Garrett Allen, a single parent of a 16 year-old son has a big decision to make.
"My son will be going to college or a trade school. I’m struggling to figure out what is best in the both the short-term and long-term? Do I save for my retirement and let him take out student loans and hopefully get grants, or do I save for his education and end up working until I drop at some later date?"
Single parents are torn. According to a Allianz’s new, LoveFamilyMoney study, when asked about their motivation for developing and executing a long-term financial plan, 45% of single-parent respondents said "saving for my kids’ education", versus only 26% of other modern families and 39% of traditional families. The study also found that this savings strategy is problematic for these single parents, as more than 75% said that preparing for retirement and their child’s college expenses at the same time causes them some or a great deal of stress.
"A big theme with single parents is family first. They will make sacrifices to help their children get started financially, which may help their children’s financial foundation. But, this focus on children and short-term goals is jeopardizing the single parent’s retirement," says Katie Libbe, Allianz Life vice president of consumer insights.
Allen brings home that sentiment. "You don’t want to let your child start off on his/her own with a massive debt, especially when you consider how useless a college education can be for some people. On the other hand, you do not want to become a financial burden to your child or children at a later date."
Saving for retirement is a challenge for many people. Countless surveys say how far behind Americans are in having enough money to fund their dream retirement. But single parents have the additional complexity of having just one income.
What’s the right thing to do?
"It’s natural for a parent to want to put their kids first and make whatever sacrifices they can for them, but as a financial planner I have to take the uncomfortable position of suggesting that the parent direct more money into their retirement accounts and less into college savings. It would be great to be able to do both, but you have to set priorities," says Scott Stratton, a certified financial planner and founder of the Good Life Wealth Management.
"You are not a bad parent or a selfish person to make saving for retirement a higher priority than college savings," he says.
Financial writer David Bakke, a single parent, says for his son’s education his goal is to come up with about half of his college costs. "Although that might sound like I’m doing him a disservice, I truly don’t think so. Trying to pay for his entire education is unrealistic in my opinion, considering the skyrocketing costs of attending a higher education institution. At some point, my kid will know that he will be responsible for paying for part of his own way. Therefore, he’ll be that much more motivated to perform well, whether it’s in his studies or sports," says Bakke who is making saving easier to manage by having his contributions to a 529 college savings plan automated.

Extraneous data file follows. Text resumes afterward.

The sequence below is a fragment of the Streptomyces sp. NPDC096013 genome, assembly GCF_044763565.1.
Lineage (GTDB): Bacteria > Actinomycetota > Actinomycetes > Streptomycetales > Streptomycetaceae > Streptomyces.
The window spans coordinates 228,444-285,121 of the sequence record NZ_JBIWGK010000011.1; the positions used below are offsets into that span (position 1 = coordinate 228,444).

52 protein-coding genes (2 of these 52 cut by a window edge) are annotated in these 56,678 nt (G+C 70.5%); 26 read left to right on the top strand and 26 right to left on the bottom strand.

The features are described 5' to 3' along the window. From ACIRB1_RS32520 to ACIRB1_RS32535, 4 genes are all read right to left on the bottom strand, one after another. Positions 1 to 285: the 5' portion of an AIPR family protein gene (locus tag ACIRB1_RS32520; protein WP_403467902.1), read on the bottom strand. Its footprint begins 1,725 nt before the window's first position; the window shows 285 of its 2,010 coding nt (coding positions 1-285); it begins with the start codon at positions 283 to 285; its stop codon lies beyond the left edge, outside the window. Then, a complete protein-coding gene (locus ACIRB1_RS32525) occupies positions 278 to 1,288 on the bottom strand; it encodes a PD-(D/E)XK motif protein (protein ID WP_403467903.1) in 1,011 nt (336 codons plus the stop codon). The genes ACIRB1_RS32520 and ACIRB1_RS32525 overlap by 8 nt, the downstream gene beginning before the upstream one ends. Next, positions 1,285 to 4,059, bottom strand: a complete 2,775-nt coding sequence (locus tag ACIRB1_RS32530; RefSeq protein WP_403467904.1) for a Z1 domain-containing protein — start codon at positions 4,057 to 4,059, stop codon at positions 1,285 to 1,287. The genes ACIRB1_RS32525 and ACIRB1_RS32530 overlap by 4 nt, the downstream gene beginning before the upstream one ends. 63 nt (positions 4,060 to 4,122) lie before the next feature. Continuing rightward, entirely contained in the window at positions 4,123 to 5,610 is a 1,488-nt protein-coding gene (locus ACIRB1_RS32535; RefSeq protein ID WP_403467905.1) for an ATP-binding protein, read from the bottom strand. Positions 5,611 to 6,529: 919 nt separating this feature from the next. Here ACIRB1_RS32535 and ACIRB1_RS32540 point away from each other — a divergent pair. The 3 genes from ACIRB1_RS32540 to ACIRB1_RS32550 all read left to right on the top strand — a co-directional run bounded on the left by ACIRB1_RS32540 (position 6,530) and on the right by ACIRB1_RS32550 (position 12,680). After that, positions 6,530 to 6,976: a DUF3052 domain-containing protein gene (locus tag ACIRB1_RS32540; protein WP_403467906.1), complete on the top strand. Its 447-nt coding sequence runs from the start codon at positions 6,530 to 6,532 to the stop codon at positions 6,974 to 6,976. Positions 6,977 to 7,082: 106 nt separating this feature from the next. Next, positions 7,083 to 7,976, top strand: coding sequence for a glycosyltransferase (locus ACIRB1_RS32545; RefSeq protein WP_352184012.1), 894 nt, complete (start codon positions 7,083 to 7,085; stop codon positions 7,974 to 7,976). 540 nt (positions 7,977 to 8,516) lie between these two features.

Your kid can get a scholarship, take out loans, or get a part-time job. Nobody is going to you give a loan or scholarship for retirement.
Truth is, there are ways to make college happen. "My wife is a professor at a private university and when they want a prospective student who has good grades, they will do whatever they can to enable that student to afford to the college that costs $50,000 a year. Some students pay little or nothing to attend," says Stratton.
If your child doesn’t get financial aid, they can start out at a community college or go to a state college to cut down on costs. Furthermore, you can ask that instead of giving your children gifts that they make a donation to their college tuition, says credit and debt expert Harrine Freeman, CEO of H.E. Freeman Enterprises.
Do the math
Take advantage of the many retirement calculators online. Get an estimate of how much you need to retire and how much you will need to save each year to reach that target. "It becomes obvious that you can’t reach those goals without saving consistently," says Stratton.
Because of the power of compounding you just cannot skip making contributions in your 30s and 40s and think you will be able to make it up later in your 50s and 50s. "Those early contributions, the dollars that grow for 20-30 years, form the majority of your portfolio at age 65," says Stratton.
Before you start saving for your child’s college education you should be maximizing your contribution to your retirement accounts.
"You should be contributing at least enough to get the full match from your employer, you’re throwing money away if you don’t. Then, up your contribution by 1% every year at raise time (you won’t miss it), until you reach the maximum," says Coleen Pantalone, a professor at the D’Amore-McKim School of Business at Northeastern University.
The biggest mistake says Pantalone, "Is not starting to think about your financial health now. Even a little money today makes a difference down the road."